right out of the gate
RESERVOIR DOGS is a great movie.
There now. That should get any wonder out of the way whether this was some idiotic hatchet job for the sake of clickbait. No way in this lifetime or the next will you see Tinseltown Takedown peddling hack crap like that. Using clickbait is like admitting the ship is going down. Only instead of firing off one flare, it’s like firing off a few every day as the hunk of shit sinks slowly out of sight.
If it ever does come to a clickbait fate for Takedown, I’ll tell you this: it’ll come with a picture of two cute canines cradled in the arms of a woman with the Mona Lisa of cleavage, wearing a T-shirt that reads CHECK OUT THESE PUPPIES.
Puppies…dogs. Sounds like the perfect transistion.
Or should I say, Hounds like the perfect –
Yeah, no I should’ve just stopped with the first one. Alright, let’s get to it.
I understand the notion in order for the plot to function all the way down to its Mexican standoff ending, Mr. Orange (Tim Roth) has to have endeared himself to Mr. White (Harvey Keitel) in such a manner the career criminal would be willing to lay down his life for him. What I’m not buying is how Mr. Orange could’ve endeared himself to Mr. White in such a manner the career criminal did lay his life down for him.
The movie’s Mr. White Chapter establishes a hat trick of things. It lets us know there’s job history between employer Joe Cabot (Lawrence Tierney) and White. With White calling Joe ‘Papa’ and referred to as ‘Junior’ in return tells us they’re more than just work friends. Thirdly, the big boss man’s dialogue establishes all elements are in place for the (doomed) daylight diamond heist. All that’s left for Joe is to round up a crew.
Now this is where someone chimes in with how the aforementioned scene serves to underscore the irony of the blah blah yadda blah. Save it. I know how irony works.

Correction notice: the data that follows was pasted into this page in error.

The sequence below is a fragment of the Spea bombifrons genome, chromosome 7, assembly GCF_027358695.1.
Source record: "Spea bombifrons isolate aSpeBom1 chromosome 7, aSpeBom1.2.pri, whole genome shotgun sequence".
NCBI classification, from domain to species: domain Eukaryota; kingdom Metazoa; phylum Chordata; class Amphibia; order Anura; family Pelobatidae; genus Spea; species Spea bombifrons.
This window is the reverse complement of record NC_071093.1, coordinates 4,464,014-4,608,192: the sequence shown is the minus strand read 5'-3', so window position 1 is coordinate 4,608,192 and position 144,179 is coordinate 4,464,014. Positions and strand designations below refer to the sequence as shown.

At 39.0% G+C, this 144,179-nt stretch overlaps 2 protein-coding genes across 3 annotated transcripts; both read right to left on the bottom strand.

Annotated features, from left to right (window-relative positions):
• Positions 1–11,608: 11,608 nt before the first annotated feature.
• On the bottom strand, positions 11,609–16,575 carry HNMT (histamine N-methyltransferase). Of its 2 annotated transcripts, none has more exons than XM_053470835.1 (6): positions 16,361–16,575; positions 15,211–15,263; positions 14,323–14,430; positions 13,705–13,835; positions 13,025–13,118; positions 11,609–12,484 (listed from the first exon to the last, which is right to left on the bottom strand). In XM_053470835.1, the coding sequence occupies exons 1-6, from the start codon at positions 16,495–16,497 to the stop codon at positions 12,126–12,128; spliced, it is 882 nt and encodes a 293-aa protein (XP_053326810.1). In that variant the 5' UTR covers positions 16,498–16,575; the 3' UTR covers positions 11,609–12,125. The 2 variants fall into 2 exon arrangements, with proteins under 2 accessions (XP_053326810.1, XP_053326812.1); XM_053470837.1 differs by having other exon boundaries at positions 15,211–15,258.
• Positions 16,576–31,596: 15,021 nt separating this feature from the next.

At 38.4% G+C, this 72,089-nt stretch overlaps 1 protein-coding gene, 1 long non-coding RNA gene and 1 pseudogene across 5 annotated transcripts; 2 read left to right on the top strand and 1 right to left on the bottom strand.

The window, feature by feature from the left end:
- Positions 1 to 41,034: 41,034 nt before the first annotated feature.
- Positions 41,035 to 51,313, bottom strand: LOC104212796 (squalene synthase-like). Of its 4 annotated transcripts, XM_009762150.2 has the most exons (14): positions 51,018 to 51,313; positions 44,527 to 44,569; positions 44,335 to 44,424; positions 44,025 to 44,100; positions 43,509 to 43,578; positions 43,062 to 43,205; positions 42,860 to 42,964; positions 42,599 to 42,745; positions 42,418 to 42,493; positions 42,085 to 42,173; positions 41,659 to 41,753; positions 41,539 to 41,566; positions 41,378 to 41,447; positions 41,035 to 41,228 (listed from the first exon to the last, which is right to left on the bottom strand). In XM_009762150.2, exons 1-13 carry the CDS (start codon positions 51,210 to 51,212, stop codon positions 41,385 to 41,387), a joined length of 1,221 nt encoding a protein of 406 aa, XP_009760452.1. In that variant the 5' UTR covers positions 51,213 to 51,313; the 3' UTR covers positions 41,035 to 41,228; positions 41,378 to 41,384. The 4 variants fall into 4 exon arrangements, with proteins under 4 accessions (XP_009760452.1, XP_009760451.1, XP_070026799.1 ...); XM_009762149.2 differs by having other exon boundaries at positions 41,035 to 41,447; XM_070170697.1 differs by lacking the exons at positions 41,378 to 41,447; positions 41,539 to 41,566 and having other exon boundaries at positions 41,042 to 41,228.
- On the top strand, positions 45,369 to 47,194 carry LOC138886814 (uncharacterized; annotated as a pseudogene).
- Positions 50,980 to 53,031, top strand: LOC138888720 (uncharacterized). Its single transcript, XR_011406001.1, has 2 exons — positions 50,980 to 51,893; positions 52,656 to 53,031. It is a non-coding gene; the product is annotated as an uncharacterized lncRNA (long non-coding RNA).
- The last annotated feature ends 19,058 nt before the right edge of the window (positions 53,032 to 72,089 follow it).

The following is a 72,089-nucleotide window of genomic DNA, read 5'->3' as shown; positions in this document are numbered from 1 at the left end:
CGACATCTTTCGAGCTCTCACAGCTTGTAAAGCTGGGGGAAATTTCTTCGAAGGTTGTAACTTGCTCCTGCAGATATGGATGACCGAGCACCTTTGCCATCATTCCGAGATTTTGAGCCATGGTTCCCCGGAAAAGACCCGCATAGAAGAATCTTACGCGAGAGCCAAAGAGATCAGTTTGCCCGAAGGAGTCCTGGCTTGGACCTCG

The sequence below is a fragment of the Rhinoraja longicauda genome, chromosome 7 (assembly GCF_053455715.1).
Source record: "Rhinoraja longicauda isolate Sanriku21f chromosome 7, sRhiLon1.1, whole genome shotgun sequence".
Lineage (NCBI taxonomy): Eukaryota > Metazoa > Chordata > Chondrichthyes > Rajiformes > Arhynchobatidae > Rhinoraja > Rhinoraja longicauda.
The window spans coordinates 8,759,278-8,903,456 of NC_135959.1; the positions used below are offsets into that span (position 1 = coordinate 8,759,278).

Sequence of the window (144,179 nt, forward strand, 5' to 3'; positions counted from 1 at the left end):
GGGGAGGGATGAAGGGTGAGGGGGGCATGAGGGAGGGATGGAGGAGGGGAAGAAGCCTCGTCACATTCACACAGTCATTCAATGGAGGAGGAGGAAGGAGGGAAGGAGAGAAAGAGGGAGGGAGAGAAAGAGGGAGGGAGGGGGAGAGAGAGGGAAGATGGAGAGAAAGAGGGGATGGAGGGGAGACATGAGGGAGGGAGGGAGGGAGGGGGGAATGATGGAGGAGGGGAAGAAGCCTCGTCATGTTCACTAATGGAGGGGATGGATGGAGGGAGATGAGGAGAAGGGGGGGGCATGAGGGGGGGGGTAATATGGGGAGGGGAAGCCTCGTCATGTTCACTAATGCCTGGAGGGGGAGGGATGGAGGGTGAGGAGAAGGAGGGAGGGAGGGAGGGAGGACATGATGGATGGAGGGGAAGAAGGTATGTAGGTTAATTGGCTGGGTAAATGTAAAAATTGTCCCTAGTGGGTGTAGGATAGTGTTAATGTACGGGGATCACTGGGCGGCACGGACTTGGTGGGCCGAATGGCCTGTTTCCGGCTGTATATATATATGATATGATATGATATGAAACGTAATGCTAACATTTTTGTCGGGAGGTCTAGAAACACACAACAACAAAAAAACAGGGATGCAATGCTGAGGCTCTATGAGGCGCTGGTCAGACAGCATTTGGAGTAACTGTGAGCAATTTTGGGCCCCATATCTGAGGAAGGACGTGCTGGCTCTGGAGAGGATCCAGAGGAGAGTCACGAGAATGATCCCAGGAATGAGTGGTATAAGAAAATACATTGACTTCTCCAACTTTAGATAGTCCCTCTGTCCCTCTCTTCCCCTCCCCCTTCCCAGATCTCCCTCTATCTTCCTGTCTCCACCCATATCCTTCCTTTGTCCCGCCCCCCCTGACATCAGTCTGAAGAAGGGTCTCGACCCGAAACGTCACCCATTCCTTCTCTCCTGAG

I also know how reality works. From the lack of briefcases containing glowing McGuffins to people belching up geysers of blood, it’s safe to say RESERVOIR DOGS resides in a reality of our own, rather than the enhanced “Tarantino universe” that steadily shaped his movies since. That said, after Joe had these guys assembled, the most he’d keep them hanging around would be a few days. A week, tops.
Even if it were a week, how much time could Mr. Orange spent in the company of Mr. White? We’re shown two scenes. One in which he’s riding along with White, Nice Guy Eddie, and Mr. Pink. The other, it’s just Orange and White. They’re presumably doing some surveillance on the bank based on White’s “How To Break A Bank Manager” speech. After that, it’s off to get tacos.
Realistically, that just seems a very short time for a career con like Keitel’s character to be enamored by this new “Kid” with apparently a criminal resume consisting of just dealing bricks of dirt weed around town. Even shorter considering how White is willing to ignore their history Nice Guy Eddie requests he remember. White even ignores Eddie’s rational offer to settle the situation with a conversation.
The most egregious moment is when White admonishes Joe Cabot over his “instinct” as reasoning for condemning Orange as the rat. It’s doubtful Joe would still be in the crime business if he had shitty instincts. What’s White basing his assessment on that made him feel Orange is a “good kid”? Wouldn’t that also be instinct?
Unless… there is just one other simple explanation for White being so ticked pink by Orange. What’s the one thing two strangers can experience together simultaneously that could form the kind of intimate, selfless bond White exhibits for Orange? Take away the impossible and you’re left with the possible.
Uh huh. Yep. It has to be. Here, I’ll say it:
Mr. White and Mr. Orange had to have been secret lovers.
2 thoughts on “NOT BUYING IT: RESERVOIR DOGS”
Don’t forget, White is there when Orange tells the “Commode story” at the bar the Nice Guy Eddie, Joe and White. I always took this as White had a hand in recruiting the crew with Joe and Eddie.
It just dawned on me that my comment may be reinforcing your theory.
“That’s a HARD situation!”
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